Hope for infant brain injuries like cerebral palsy as well as multiple sclerosis

June 27, 2011 by Deborah Braconnier report

(Medical Xpress) -- In a new study published in Nature Neuroscience, a team of researchers revealed the discovery of a key protein necessary for nerve repair and could lead to the development of a treatment for brain injuries due to a lack of oxygen, such a cerebral palsy, as well as multiple sclerosis, an autoimmune disease that affects adults all over the world.

David Rowitch from the University of California and his team studied the brains of young infants who had passed away due to an insufficient amount of oxygen to the brain. They discovered a gene known as AXIN2 is expressed in premature infants with white matter brain injuries. White matter brain injuries in infants occur when birth takes place prematurely and before is complete. The creates a disruption in the ability to create myelin, or the protective coating found on nerves. Without this myelin, the die and can lead to cerebral palsy.

The researchers have also discovered this gene in patients with multiple sclerosis. In multiple sclerosis, the immune system, which normally fights off infections, turns on the body and attacks the myelin, leaving the nerves without the protective coating. They determined this AXIN2 protein is involved in certain cellular processes, with one being development.

Working with mice that had nerve damage in the of the brain, the researchers injected a drug that stops the destruction of the AXIN2 protein into the areas of the mice brains that were myelin deficient. Once injected, these mice were able to regrow the myelin and repair the damage.

Although this arrested development of myelin producing cells has been seen in mice and patients with multiple sclerosis, there is no proof of this same condition in the brains of premature infants. While this discovery shows promise for a pharmaceutical target for re-growing myelin and repairing in patients with multiple sclerosis, it is still unclear if this will be able to help treat infant brain injuries.

More information: Axin2 as regulatory and therapeutic target in newborn brain injury and remyelination, Nature Neuroscience (2011) doi:10.1038/nn.2855

Abstract
Permanent damage to white matter tracts, comprising axons and myelinating oligodendrocytes, is an important component of brain injuries of the newborn that cause cerebral palsy and cognitive disabilities, as well as multiple sclerosis in adults. However, regulatory factors relevant in human developmental myelin disorders and in myelin regeneration are unclear. We found that AXIN2 was expressed in immature oligodendrocyte progenitor cells (OLPs) in white matter lesions of human newborns with neonatal hypoxic-ischemic and gliotic brain damage, as well as in active multiple sclerosis lesions in adults. Axin2 is a target of Wnt transcriptional activation that negatively feeds back on the pathway, promoting β-catenin degradation. We found that Axin2 function was essential for normal kinetics of remyelination. The small molecule inhibitor XAV939, which targets the enzymatic activity of tankyrase, acted to stabilize Axin2 levels in OLPs from brain and spinal cord and accelerated their differentiation and myelination after hypoxic and demyelinating injury. Together, these findings indicate that Axin2 is an essential regulator of remyelination and that it might serve as a pharmacological checkpoint in this process.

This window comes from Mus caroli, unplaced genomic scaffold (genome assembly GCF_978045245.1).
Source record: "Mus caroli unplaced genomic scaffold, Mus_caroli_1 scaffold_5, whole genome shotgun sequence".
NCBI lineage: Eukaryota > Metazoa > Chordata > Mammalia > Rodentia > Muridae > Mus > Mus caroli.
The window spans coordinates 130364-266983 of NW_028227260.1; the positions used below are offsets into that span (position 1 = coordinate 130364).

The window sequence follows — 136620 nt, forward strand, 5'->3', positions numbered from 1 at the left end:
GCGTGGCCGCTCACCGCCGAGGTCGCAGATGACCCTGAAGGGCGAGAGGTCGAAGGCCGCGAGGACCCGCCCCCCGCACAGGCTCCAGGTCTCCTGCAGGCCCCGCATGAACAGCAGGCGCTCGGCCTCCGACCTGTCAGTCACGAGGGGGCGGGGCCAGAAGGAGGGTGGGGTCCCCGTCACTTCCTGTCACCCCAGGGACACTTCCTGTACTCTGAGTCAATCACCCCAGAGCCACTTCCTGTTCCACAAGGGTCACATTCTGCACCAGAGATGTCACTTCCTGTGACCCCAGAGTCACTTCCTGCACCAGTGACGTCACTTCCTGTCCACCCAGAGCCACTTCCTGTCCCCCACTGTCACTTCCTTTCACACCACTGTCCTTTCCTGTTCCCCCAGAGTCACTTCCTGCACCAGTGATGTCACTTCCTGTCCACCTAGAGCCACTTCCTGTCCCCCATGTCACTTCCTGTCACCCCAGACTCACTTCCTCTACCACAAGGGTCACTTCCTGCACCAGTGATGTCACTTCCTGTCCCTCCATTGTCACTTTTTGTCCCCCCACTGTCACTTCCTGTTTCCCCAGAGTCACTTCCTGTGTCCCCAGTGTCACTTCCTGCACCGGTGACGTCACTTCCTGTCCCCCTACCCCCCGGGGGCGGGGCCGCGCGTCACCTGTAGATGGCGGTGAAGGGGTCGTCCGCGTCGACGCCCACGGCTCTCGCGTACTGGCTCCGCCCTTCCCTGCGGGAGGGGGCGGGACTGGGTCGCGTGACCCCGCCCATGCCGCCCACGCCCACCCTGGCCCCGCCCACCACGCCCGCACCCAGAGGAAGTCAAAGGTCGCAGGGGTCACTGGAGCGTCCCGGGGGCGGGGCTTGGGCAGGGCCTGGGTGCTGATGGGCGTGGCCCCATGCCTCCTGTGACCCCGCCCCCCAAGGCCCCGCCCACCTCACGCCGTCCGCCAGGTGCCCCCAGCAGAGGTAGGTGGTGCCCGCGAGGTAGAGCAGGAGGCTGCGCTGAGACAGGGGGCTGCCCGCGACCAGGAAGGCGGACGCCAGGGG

Related Stories

Recommended for you

The neural codes for body movements

July 21, 2017
A small patch of neurons in the brain can encode the movements of many body parts, according to researchers in the laboratory of Caltech's Richard Andersen, James G. Boswell Professor of Neuroscience, Tianqiao and Chrissy ...

Faulty support cells disrupt communication in brains of people with schizophrenia

July 20, 2017
New research has identified the culprit behind the wiring problems in the brains of people with schizophrenia. When researchers transplanted human brain cells generated from individuals diagnosed with childhood-onset schizophrenia ...

Scientists discover combined sensory map for heat, humidity in fly brain

July 20, 2017
Northwestern University neuroscientists now can visualize how fruit flies sense and process humidity and temperature together through a "sensory map" within their brains, according to new research.

Scientists reveal how patterns of brain activity direct specific body movements

July 20, 2017
New research by Columbia scientists offers fresh insight into how the brain tells the body to move, from simple behaviors like walking, to trained movements that may take years to master. The discovery in mice advances knowledge ...

Team traces masculinization in mice to estrogen receptor in inhibitory neurons

July 20, 2017
Researchers at Cold Spring Harbor Laboratory (CSHL) have opened a black box in the brain whose contents explain one of the remarkable yet mysterious facts of life.

Speech language therapy delivered through the Internet leads to similar improvements as in-person treatment

July 20, 2017
Telerehabilitation helps healthcare professionals reach more patients in need, but some worry it doesn't offer the same quality of care as in-person treatment. This isn't the case, according to recent research by Baycrest.

0 comments

Please sign in to add a comment. Registration is free, and takes less than a minute. Read more

Click here to reset your password.
Sign in to get notified via email when new comments are made.